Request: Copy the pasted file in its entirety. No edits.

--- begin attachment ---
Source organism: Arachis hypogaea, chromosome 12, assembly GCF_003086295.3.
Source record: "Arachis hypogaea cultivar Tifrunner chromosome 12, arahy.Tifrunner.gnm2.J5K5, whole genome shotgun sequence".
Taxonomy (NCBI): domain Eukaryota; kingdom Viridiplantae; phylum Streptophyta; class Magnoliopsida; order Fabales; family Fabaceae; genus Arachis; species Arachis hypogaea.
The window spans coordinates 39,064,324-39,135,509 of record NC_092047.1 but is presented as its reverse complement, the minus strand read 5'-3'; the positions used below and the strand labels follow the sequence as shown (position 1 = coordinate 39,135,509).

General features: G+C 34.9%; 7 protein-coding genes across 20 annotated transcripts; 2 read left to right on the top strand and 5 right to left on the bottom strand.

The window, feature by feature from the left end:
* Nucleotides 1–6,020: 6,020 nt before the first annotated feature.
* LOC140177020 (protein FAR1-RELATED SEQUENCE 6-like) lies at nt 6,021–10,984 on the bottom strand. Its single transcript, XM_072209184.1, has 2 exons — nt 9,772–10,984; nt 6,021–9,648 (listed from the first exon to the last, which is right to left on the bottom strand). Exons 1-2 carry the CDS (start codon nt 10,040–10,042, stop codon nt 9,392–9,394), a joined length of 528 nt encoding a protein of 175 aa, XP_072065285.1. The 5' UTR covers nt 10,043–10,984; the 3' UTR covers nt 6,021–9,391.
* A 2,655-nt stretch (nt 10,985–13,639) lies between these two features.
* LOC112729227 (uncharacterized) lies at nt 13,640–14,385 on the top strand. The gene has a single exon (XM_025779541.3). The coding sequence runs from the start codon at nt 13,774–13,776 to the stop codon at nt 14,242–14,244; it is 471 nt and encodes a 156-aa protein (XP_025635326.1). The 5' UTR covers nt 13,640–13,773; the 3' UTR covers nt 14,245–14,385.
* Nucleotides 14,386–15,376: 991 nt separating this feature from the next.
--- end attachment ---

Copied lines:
Source organism: Arachis hypogaea, chromosome 12, assembly GCF_003086295.3.
Source record: "Arachis hypogaea cultivar Tifrunner chromosome 12, arahy.Tifrunner.gnm2.J5K5, whole genome shotgun sequence".
Taxonomy (NCBI): domain Eukaryota; kingdom Viridiplantae; phylum Streptophyta; class Magnoliopsida; order Fabales; family Fabaceae; genus Arachis; species Arachis hypogaea.
The window spans coordinates 39,064,324-39,135,509 of record NC_092047.1 but is presented as its reverse complement, the minus strand read 5'-3'; the positions used below and the strand labels follow the sequence as shown (position 1 = coordinate 39,135,509).

General features: G+C 34.9%; 7 protein-coding genes across 20 annotated transcripts; 2 read left to right on the top strand and 5 right to left on the bottom strand.

The window, feature by feature from the left end:
* Nucleotides 1–6,020: 6,020 nt before the first annotated feature.
* LOC140177020 (protein FAR1-RELATED SEQUENCE 6-like) lies at nt 6,021–10,984 on the bottom strand. Its single transcript, XM_072209184.1, has 2 exons — nt 9,772–10,984; nt 6,021–9,648 (listed from the first exon to the last, which is right to left on the bottom strand). Exons 1-2 carry the CDS (start codon nt 10,040–10,042, stop codon nt 9,392–9,394), a joined length of 528 nt encoding a protein of 175 aa, XP_072065285.1. The 5' UTR covers nt 10,043–10,984; the 3' UTR covers nt 6,021–9,391.
* A 2,655-nt stretch (nt 10,985–13,639) lies between these two features.
* LOC112729227 (uncharacterized) lies at nt 13,640–14,385 on the top strand. The gene has a single exon (XM_025779541.3). The coding sequence runs from the start codon at nt 13,774–13,776 to the stop codon at nt 14,242–14,244; it is 471 nt and encodes a 156-aa protein (XP_025635326.1). The 5' UTR covers nt 13,640–13,773; the 3' UTR covers nt 14,245–14,385.
* Nucleotides 14,386–15,376: 991 nt separating this feature from the next.